Global Poverty, Beyond the Misleading Illusions of Statistics
This article, written, by Claire Hédon, president of ATD Fourth World-France, was published as an op-ed piece by La Croix newspaper on 13 November 2015.
The latest forecasts from the World Bank indicate that the number of people living in extreme poverty is expected to fall below 10% of the world population. But this announcement could be a mere statistical illusion. The method of calculating the poverty line — less than $1.90/person/day — could be misleading. Since 2010, UNDP has been using a multidimensional poverty indicator, which measures the cumulative deprivations at the household level in the areas of health, education and living standards. Not surprisingly, different indicators give different results. In 2014, UNDP estimated that 1.5 billion people were living in multidimensional poverty, when the World Bank counted 1.2 billion people.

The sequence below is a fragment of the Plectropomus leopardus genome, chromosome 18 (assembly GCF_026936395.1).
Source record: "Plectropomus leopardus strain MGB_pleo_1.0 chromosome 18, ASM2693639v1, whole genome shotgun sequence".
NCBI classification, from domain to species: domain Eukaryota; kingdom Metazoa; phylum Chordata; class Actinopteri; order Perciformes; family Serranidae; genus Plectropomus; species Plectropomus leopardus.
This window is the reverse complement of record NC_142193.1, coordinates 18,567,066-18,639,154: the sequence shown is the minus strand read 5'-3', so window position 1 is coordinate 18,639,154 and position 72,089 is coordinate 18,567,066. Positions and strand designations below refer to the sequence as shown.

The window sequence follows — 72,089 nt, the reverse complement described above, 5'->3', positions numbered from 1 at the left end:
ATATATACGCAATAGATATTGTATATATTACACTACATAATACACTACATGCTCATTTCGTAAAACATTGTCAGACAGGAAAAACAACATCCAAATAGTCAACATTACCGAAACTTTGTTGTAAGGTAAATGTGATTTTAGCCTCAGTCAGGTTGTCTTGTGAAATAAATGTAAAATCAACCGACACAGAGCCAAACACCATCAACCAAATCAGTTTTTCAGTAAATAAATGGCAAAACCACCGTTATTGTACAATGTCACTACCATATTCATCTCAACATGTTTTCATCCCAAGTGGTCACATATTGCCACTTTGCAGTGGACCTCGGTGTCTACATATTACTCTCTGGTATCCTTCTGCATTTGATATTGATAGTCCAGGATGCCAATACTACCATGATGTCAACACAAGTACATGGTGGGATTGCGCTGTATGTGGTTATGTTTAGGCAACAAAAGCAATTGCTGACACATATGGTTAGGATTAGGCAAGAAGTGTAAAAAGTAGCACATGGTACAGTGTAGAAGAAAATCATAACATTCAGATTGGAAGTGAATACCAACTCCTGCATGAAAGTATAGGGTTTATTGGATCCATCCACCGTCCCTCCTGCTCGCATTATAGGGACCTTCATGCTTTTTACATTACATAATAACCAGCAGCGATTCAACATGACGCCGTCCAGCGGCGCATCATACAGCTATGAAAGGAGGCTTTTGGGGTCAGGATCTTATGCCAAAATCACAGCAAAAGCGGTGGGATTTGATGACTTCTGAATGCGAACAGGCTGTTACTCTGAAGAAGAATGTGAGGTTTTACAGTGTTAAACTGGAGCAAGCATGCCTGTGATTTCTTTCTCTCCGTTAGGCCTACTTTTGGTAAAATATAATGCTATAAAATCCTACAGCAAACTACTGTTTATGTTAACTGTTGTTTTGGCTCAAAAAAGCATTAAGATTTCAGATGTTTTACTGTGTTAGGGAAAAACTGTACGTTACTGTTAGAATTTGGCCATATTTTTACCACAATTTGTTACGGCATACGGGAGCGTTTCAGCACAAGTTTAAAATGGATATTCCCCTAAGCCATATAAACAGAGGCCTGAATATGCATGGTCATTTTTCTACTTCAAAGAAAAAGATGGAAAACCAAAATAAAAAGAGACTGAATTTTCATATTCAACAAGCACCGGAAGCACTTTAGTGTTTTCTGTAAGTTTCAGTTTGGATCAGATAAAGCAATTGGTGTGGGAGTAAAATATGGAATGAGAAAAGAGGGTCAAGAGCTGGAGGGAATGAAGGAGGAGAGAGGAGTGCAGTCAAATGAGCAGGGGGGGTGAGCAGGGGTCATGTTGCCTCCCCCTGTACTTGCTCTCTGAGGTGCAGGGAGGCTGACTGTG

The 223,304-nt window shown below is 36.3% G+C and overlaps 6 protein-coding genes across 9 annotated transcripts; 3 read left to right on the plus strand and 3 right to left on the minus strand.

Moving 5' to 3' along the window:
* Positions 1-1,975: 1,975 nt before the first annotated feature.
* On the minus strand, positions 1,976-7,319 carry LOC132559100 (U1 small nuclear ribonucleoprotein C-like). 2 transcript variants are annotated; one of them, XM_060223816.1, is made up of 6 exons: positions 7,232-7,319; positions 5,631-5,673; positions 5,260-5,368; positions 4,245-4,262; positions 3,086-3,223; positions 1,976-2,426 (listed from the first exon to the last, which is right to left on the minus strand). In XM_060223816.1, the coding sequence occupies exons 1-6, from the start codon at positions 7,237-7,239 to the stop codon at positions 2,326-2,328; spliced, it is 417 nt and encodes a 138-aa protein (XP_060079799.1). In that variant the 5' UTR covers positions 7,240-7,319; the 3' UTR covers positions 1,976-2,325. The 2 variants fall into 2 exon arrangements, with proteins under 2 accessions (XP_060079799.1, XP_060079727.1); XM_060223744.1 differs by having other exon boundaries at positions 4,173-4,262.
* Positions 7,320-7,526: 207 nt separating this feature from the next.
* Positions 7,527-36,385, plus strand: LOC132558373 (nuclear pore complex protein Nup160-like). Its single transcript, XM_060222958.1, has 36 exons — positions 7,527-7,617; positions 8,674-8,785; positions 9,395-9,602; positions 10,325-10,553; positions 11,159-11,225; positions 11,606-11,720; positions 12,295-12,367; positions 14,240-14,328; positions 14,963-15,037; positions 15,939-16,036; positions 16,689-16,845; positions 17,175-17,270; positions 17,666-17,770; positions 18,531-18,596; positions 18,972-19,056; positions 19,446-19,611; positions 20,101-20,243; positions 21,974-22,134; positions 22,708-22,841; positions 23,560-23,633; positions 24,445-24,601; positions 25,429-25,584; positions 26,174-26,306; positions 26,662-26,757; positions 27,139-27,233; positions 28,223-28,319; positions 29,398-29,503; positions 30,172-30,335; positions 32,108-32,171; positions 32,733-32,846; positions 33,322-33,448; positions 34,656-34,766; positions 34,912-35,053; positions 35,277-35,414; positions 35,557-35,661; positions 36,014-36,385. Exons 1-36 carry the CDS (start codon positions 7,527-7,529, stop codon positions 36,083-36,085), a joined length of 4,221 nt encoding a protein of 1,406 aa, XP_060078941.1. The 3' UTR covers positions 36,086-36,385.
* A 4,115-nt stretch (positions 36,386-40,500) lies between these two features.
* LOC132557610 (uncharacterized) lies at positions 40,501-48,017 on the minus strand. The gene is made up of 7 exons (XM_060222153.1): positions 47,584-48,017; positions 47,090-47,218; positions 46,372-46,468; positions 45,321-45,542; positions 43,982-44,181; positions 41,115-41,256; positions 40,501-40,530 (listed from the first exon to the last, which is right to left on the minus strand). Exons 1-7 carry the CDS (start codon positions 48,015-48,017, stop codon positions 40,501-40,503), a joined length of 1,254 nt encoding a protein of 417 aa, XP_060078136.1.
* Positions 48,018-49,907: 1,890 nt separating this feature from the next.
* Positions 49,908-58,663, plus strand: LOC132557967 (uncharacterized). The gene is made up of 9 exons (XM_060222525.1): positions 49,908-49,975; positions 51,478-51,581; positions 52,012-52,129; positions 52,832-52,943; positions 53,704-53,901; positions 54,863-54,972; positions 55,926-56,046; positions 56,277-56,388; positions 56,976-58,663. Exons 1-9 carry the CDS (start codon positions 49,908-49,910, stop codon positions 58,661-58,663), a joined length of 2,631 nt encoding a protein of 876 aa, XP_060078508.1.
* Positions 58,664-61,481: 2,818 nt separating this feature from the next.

The $1.90/person/day poverty line makes poverty invisible in 34 OECD countries! In the city of New York, one person out of five depends on food banks for their daily food. Many people are invisible in the statistics, just like the homeless people or those living in dumps, under bridges, etc. who are not identified in censuses and surveys. Some 230 million children under the age of five have not had their births officially recorded, said UNICEF in 2013. How are they taken into account?
No existing poverty line takes into account the relational dimension of contempt, oppression and social exclusion, which are so painful for those who suffer from it. The World Bank poverty line is a technocratic indicator. There has been neither in-depth theoretical reflection on the matter nor any dialogue with people suffering from extreme poverty.
We propose that the Commission on Global Poverty should support work aimed at defining new poverty indicators in partnership with the World Bank by involving people living in extreme poverty so that they become actors of the global debate on poverty and how to fight it and not only mere subjects of arbitrary measures decided by the powerful.